The Midlands has energy generation capacity of up to 12.2 GW ie just under a quarter of the UK total. This capacity is primarily managed by the larger suppliers like Centrica, E.ON UK and EDF Energy. Yet, there are an increasing number of smaller providers such as UK Power Reserve which run 40 thermal power plants with capacity for 693 MW, and community benefit groups such as Southern Staffordshire Community Energy (SSCE).
Funding has become an issue for small-scale organisations. For instance, SSCE delivered two community-owned solar installations in Whittington to help local community organisations lower their carbon emissions. Despite both installations generating higher-than-expected output, feed-in tariff (FIT) payment reductions have halted further similar investments.

A bright, innovative future
The Midlands is also home to several projects delivering innovations in the energy sector. At the forefront is the Energy Research Accelerator (ERA), a collaboration between the British Geological Survey and six universities: Aston University; University of Birmingham; the University of Nottingham; University of Leicester; Loughborough University and the University of Warwick. The ERA seeks to develop new technologies, bring operating costs down and support productivity improvements.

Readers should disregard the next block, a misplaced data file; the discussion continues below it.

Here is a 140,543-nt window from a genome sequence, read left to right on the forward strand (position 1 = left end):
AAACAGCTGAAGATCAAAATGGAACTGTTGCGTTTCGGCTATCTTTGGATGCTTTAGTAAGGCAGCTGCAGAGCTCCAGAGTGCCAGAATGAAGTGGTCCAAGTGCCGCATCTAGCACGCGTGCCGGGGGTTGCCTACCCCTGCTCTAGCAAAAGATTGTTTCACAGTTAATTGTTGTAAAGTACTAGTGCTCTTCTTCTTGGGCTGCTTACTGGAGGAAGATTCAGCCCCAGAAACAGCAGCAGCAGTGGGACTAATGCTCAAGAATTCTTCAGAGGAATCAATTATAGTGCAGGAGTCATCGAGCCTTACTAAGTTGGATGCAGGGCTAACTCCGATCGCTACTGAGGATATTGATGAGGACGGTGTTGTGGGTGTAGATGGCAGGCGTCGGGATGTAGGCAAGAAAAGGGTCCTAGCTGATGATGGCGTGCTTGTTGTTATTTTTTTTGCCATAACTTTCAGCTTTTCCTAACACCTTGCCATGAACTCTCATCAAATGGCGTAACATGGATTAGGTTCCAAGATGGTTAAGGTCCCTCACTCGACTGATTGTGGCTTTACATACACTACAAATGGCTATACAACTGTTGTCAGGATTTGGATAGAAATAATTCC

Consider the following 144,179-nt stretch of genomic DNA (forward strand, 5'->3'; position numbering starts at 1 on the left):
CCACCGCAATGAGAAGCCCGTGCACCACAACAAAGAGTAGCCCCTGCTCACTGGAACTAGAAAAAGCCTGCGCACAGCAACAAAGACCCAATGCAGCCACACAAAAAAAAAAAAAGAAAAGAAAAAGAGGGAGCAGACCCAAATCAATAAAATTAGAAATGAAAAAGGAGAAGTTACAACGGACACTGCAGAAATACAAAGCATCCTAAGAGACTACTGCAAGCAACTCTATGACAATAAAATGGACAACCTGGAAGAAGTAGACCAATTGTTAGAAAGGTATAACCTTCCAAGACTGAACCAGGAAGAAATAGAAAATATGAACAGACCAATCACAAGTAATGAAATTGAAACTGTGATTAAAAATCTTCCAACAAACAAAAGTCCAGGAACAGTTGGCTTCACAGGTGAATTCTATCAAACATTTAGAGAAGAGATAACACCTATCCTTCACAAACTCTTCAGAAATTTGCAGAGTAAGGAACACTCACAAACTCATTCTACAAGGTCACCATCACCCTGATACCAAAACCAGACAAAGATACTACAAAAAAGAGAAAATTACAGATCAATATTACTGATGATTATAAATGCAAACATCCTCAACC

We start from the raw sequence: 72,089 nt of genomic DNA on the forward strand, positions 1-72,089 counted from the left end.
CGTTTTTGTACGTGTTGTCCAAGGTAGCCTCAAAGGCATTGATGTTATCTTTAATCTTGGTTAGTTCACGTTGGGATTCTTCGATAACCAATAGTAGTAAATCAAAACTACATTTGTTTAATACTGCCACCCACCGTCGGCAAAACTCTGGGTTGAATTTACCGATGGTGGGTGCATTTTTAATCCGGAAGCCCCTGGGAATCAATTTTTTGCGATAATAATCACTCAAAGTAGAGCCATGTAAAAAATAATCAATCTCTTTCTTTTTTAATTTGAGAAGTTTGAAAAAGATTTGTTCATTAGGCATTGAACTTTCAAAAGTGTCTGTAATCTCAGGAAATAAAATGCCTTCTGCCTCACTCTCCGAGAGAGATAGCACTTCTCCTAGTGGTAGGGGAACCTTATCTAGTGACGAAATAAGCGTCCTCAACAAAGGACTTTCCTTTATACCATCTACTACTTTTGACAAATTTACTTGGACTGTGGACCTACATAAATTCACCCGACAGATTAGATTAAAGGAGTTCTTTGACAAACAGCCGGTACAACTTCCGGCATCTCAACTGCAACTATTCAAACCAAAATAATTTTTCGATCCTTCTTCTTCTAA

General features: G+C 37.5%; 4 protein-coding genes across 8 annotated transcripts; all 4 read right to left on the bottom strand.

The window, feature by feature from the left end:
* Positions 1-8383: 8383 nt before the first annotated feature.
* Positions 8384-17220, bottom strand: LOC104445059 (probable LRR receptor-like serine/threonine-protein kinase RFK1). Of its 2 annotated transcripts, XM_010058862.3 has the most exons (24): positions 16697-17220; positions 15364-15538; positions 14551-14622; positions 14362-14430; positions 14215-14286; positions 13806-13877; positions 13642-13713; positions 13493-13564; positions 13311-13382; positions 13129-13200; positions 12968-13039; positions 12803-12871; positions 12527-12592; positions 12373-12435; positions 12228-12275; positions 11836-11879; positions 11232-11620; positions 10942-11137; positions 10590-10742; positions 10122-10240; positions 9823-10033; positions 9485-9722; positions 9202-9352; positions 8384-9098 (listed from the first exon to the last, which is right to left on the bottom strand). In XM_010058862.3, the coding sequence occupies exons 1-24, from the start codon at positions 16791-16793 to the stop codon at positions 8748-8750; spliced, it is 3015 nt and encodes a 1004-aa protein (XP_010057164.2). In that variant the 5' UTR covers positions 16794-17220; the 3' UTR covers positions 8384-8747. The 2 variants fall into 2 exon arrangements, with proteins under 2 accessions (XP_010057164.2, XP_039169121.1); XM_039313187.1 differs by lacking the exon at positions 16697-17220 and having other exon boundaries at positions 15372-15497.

Separately, universities are also delivering their own innovation programmes. The European Bioenergy Research Institute (EBRI) at Aston University is running an ERDF-backed project (Business Investment in Research project) to help businesses turn waste into energy, and use of advanced control systems to optimise heating, cooling and electricity consumption.

In January 2017, Sir Mark Walport was asked to review the case for a new research institution working on battery technology, energy storage and grid technology. The initial findings recommended a focus on the low carbon energy storage needs of the automotive industry which has led to the Faraday Challenge.